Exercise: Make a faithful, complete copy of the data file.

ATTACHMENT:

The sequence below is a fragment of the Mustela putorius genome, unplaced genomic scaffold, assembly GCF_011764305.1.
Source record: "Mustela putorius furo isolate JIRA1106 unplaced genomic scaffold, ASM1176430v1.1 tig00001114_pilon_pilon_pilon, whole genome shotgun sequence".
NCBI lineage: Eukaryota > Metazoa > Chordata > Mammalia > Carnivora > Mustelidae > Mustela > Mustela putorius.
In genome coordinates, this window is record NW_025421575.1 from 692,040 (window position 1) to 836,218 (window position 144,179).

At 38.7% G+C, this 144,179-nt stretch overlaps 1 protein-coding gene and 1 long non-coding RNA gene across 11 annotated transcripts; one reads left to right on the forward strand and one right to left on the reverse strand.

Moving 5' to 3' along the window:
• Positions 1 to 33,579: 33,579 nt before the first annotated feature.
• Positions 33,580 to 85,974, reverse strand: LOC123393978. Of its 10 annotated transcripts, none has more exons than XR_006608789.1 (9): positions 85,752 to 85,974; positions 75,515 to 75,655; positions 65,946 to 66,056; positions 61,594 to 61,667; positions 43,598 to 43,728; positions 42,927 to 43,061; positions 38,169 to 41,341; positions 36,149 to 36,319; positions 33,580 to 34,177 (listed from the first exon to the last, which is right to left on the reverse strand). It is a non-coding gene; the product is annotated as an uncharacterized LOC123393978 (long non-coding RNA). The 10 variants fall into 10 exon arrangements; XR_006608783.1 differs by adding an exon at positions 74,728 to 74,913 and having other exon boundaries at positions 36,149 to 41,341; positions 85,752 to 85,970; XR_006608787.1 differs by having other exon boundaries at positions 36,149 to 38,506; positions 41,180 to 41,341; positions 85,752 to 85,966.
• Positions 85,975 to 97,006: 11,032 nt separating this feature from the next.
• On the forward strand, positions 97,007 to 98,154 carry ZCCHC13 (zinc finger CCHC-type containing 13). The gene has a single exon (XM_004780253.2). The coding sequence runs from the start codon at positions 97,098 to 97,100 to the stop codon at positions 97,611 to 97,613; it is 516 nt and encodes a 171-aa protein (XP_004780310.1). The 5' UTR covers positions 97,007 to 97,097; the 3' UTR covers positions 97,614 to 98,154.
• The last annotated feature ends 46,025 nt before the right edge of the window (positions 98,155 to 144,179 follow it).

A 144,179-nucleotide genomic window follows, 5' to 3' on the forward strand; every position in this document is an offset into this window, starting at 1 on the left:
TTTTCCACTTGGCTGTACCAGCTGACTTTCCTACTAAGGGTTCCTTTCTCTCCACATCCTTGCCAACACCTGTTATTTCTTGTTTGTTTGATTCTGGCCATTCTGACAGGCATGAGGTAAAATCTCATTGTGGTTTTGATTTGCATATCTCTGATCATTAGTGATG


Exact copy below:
The sequence below is a fragment of the Mustela putorius genome, unplaced genomic scaffold, assembly GCF_011764305.1.
Source record: "Mustela putorius furo isolate JIRA1106 unplaced genomic scaffold, ASM1176430v1.1 tig00001114_pilon_pilon_pilon, whole genome shotgun sequence".
NCBI lineage: Eukaryota > Metazoa > Chordata > Mammalia > Carnivora > Mustelidae > Mustela > Mustela putorius.
In genome coordinates, this window is record NW_025421575.1 from 692,040 (window position 1) to 836,218 (window position 144,179).

At 38.7% G+C, this 144,179-nt stretch overlaps 1 protein-coding gene and 1 long non-coding RNA gene across 11 annotated transcripts; one reads left to right on the forward strand and one right to left on the reverse strand.

Moving 5' to 3' along the window:
• Positions 1 to 33,579: 33,579 nt before the first annotated feature.
• Positions 33,580 to 85,974, reverse strand: LOC123393978. Of its 10 annotated transcripts, none has more exons than XR_006608789.1 (9): positions 85,752 to 85,974; positions 75,515 to 75,655; positions 65,946 to 66,056; positions 61,594 to 61,667; positions 43,598 to 43,728; positions 42,927 to 43,061; positions 38,169 to 41,341; positions 36,149 to 36,319; positions 33,580 to 34,177 (listed from the first exon to the last, which is right to left on the reverse strand). It is a non-coding gene; the product is annotated as an uncharacterized LOC123393978 (long non-coding RNA). The 10 variants fall into 10 exon arrangements; XR_006608783.1 differs by adding an exon at positions 74,728 to 74,913 and having other exon boundaries at positions 36,149 to 41,341; positions 85,752 to 85,970; XR_006608787.1 differs by having other exon boundaries at positions 36,149 to 38,506; positions 41,180 to 41,341; positions 85,752 to 85,966.
• Positions 85,975 to 97,006: 11,032 nt separating this feature from the next.
• On the forward strand, positions 97,007 to 98,154 carry ZCCHC13 (zinc finger CCHC-type containing 13). The gene has a single exon (XM_004780253.2). The coding sequence runs from the start codon at positions 97,098 to 97,100 to the stop codon at positions 97,611 to 97,613; it is 516 nt and encodes a 171-aa protein (XP_004780310.1). The 5' UTR covers positions 97,007 to 97,097; the 3' UTR covers positions 97,614 to 98,154.
• The last annotated feature ends 46,025 nt before the right edge of the window (positions 98,155 to 144,179 follow it).

A 144,179-nucleotide genomic window follows, 5' to 3' on the forward strand; every position in this document is an offset into this window, starting at 1 on the left:
TTTTCCACTTGGCTGTACCAGCTGACTTTCCTACTAAGGGTTCCTTTCTCTCCACATCCTTGCCAACACCTGTTATTTCTTGTTTGTTTGATTCTGGCCATTCTGACAGGCATGAGGTAAAATCTCATTGTGGTTTTGATTTGCATATCTCTGATCATTAGTGATG